“My client is being COMPLETELY unreasonable! But, I already spent the money and I can’t ‘fire’ him…”

“My client is being COMPLETELY unreasonable! But, I already spent the money and I can’t ‘fire’ him…”

Q –

A human resources manager hired me to create a benefits manual for his boss’ company. I already had one I’d written for another company so I had a good idea how much work would be involved, and time. When we were still in the negotiation phase, he told me that a woman he’d hired before me had ripped them off.

We came to an agreement and the company paid me up-front for the entire job. I had a four-week delivery time. That’s when the problems began. He emails me several times a day, demanding updates. He emails and texts me in the middle of the night asking why I haven’t responded to his previous messages (that were sent after-hours). He’s demanding I get it done faster than four weeks. He even cusses in his messages.

He seemed so nice when we were negotiating but now I’m starting to think this man is unhinged. There is definitely something wrong with him. I don’t mind doing the work but I don’t think I can survive another three weeks of his abuse. I wish I could just give him his money back but, truth to tell, I already spent it because my business has slowed down from Covid-19.

Can you tell me what I need to say to put this guy in his place, and to make him get out of my face?!


A –

Aaaaah, I know exactly what you’re experiencing. I have had tyrant clients before, too. My clients these days are all authors but I still try to screen them as thoroughly as possible before I offer them a contract. It’s usually not difficult (for me at least) but I still miss the mark sometimes. The content of their book can be telling, as well as their website.

Another telltale sign of potential future abuse is if the client comes out of the gate vehemently complaining about someone he or she has hired or worked with before. If they allege they were “scammed,” they just might accuse you of the same thing in the future, even if you’ve done nothing wrong. Narcissists frequently overuse and abuse the term “scam” to try to get their way, even when their victim hasn’t done anything wrong at all.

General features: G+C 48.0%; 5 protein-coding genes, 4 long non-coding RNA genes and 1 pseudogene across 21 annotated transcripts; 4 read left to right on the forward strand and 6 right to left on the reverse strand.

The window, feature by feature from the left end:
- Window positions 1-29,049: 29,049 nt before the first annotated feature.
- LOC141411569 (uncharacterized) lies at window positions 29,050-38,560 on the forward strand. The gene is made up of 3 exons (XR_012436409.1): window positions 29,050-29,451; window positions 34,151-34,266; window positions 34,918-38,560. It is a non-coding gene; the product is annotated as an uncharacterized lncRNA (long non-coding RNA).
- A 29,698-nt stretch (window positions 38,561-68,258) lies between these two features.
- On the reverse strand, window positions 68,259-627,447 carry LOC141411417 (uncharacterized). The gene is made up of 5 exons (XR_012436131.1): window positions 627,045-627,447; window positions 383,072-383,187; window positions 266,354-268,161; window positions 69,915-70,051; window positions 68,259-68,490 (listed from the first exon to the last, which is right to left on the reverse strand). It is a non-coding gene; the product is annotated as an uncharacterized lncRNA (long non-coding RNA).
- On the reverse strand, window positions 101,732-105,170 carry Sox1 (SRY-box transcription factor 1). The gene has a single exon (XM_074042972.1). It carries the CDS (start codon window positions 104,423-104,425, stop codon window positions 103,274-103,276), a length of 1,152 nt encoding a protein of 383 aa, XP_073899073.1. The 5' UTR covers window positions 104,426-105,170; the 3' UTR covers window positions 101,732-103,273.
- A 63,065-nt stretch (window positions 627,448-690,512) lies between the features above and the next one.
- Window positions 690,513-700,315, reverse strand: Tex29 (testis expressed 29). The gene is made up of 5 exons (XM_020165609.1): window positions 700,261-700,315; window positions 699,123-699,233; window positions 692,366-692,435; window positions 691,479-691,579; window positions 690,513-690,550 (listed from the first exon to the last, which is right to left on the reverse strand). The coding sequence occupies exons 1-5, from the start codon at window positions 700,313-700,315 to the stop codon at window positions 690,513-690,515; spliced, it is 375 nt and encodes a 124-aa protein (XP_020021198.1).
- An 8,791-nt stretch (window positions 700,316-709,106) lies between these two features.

Since you can’t return his money and terminate the project, I recommend sending him something like this:

I have received your numerous emails and text messages since you hired me one week ago. Our contract (copy attached) specifically states a four-week delivery time. And, I fully intend to delivery on the due date.

Sending several emails and text messages each day, and in the middle of the night, that don’t contain any specific questions or comments about the project, only serves to delay my work, and may even result in late delivery of your manual, through no fault of my own.

If you have legitimate questions or comments about the content of the manual, I will be happy to answer or discuss those in writing. All future emails and texts of an abusive manner will be ignored. I am a professional and the funds you paid me to complete this project do not give you the privilege of demanding a faster delivery time, berating me when I have done nothing wrong, nor sending me profanity.

Please remain completely professional in your correspondence from now on or I will have no choice but to share all of your emails and text messages with the owner of your company.

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2 Responses to "“My client is being COMPLETELY unreasonable! But, I already spent the money and I can’t ‘fire’ him…”"

  1. Wendy Jones  May 15, 2020 at 5:26 pm

    Sorry to say this, but you totally blew it!

    Always hold any upfront money — do NOT be tempted to spend a dime until the project is 50% complete, then spend ONLY what you have to — COVID-19 or not. Eat potato soup if you have to while you wait, but hang on to that money.

    Admittedly the guy is a jerk, but you have no leverage at this point. A very bad position to be in.

  2. fred  May 15, 2020 at 11:29 am

    very good answer. I might have said to see an attorney too. Most places have a free/cheap first meeting to see if it is appropriate for an attorney to get involved. and some have free/cheap advice for those people with limited income.